The post-Easter stories of the gospels are about moving out. Jesus tells his loved ones and to followers that they need to get going…to tell, to be, to share, to serve. And they do, they spread out all over the world!
I watched in horror and then in gratitude this week after the bombs exploded close to the finish line at the Boston Marathon, horror at yet another act of violence, but gratitude for all those who got going to help and to heal. Running police and fire officers, bystanders racing to get resources, people offering phones, clothes and shelter. Even though the race was officially called off, people still kept moving in service of wholeness and healing in whatever ways they could. Easter provides energy and power to keep moving. All of the individuals in all the agencies who kept up the faithful pursuit until its finish seemed, from the distant remove of the media, not to flag or grow weary in well-doing. It was invigorating and blessed to hear stories trickle down about care being offered from hospitals with specialties to ordinary folk in neighborhoods offering shelter and food, both in Boston and in West, Texas.
After a trauma, or even just after a sea-change, I sometimes feel paralyzed, even as the tumult and the noise carries on. Whether it is to wrap myself up in a scarf to savor the good news or to hide away from the scary things that still go bump in the night, there is a part of me that wants to retreat, to hunker down; maybe it is just an Introvert thing! But I am seeing how much Easter energy is a propulsion into action. So I ask in prayer what needs doing in my world?
I have many luminous exemplars around me. Among faith communities to which I am connected, I have heard of the following adventures in the last week: a mission trip to Costa Rica, a trip to Nicaragua to become sisters and brothers in Christ with people who are followers of Jesus, a trip to New Orleans to keep the rebuilding and recovery going all these years still. I have listened to people talk about leading groups for those who are grieving, gathering friends to introduce them to good news through the medium of art, and teaching older saints to pray, those who feels as if they don’t have the skills.The world of Easter is full of need. The energy of Easter compels us to follow a call to a place where we are of use, bringing joy and hope. However, it is not always organized or planned. This morning, walking through a department story, someone not far from me had lost her way and could not find the adjoining mall; how simple it was to take the time to clarify and to point her in the right direction. Someone on the block needed to tell his story to one who would listen; it did not cost a great deal to slow down my agenda to be present for the telling of his story. There are costly moments–times to stand up for justice in a meeting, occasions when everything is dropped in service of an emergency of someone else, expenditure of money (unplanned) for the recovery and welfare of a community crisis. But the power of the resurrection allows us to step out, and up, and get going when those needs constitute our own call.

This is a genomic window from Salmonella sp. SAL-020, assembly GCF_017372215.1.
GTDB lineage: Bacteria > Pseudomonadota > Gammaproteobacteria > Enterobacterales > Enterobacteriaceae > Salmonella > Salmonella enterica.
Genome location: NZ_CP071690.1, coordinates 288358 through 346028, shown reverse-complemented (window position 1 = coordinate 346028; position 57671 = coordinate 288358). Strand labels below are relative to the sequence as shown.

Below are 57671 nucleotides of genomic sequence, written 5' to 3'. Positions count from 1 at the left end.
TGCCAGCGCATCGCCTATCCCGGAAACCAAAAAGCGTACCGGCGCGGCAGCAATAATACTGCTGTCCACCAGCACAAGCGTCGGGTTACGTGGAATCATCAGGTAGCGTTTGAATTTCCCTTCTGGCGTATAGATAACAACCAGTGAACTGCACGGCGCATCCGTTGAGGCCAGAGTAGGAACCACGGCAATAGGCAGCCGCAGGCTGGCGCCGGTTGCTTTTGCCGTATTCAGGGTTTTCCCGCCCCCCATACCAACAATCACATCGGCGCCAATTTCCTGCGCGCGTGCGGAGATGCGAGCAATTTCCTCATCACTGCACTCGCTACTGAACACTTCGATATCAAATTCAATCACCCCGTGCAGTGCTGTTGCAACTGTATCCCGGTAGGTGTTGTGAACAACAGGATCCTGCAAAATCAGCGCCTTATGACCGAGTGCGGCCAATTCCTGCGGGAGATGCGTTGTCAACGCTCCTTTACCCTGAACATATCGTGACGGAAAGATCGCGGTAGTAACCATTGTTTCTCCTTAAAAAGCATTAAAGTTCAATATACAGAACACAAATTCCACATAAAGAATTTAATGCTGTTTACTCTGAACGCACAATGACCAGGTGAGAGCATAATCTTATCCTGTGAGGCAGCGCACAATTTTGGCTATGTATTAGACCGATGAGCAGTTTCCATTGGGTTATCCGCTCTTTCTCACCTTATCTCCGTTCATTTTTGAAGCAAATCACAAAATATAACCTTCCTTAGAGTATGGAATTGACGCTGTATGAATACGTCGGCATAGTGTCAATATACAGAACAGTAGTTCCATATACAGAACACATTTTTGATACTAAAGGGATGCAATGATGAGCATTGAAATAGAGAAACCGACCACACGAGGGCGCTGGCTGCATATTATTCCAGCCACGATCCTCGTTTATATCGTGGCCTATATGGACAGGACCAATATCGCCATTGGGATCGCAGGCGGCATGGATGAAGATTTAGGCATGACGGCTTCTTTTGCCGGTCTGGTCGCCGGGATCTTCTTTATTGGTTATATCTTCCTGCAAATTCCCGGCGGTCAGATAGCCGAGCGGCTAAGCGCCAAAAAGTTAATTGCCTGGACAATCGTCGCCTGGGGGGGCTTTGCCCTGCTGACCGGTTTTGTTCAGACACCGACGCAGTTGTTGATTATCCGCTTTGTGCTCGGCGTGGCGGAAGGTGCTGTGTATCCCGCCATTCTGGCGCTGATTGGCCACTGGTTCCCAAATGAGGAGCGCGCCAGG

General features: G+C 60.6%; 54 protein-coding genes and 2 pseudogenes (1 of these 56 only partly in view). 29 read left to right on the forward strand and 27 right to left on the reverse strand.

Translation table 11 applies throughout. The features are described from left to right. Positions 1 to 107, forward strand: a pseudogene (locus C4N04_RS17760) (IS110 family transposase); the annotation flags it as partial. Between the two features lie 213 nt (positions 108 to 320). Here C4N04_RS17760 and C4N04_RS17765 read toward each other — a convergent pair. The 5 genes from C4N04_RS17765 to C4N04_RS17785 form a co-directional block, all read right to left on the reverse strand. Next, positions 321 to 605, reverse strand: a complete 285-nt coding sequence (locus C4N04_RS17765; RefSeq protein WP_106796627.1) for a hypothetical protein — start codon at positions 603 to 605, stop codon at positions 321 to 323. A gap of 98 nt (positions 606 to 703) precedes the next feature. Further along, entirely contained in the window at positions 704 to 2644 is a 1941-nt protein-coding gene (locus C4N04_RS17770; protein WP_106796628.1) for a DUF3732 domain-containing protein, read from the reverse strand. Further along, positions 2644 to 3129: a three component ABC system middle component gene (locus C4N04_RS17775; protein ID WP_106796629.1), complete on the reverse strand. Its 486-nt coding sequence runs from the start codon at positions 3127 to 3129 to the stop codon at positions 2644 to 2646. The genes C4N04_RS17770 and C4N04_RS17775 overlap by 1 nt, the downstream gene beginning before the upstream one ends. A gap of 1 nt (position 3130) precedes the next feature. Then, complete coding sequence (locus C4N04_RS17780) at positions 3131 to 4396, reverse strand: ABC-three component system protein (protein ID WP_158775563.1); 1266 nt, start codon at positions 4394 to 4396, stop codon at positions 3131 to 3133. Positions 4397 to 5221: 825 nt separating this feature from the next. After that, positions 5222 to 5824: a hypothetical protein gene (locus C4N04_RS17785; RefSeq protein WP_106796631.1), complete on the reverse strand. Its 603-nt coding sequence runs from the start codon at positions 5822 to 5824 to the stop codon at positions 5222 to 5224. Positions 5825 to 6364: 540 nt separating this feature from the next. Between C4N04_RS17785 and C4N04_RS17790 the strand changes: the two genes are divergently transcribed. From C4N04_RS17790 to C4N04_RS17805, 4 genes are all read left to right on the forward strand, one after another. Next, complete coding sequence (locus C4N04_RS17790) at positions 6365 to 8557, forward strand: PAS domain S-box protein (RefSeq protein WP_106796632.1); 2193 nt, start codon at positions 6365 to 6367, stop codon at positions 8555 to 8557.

I am going this week–going out and away on a trip across the United States to places I have not seen and family whom I love. It’s part pilgrimage, part reunion, part curiosity seeking. But as I have prepared I have realized that each moment of the trip is an opportunity to be an Easter presence and to act with the energy of new life that Easter brings. It requires as ever my attentiveness, my awareness, my intentionality and my open-heart. When I return to home and blog in two weeks, I hope I will have once again encountered bread for the journey and strength for each day in such a way that joy abounds in my me and in those I meet!
God be in my head and in my understanding. God be in my eyes and in my looking; God be in my mouth and in my speaking; God be in my heart and in my thinking; God be at my end and at my departing. (Sarum Prayer)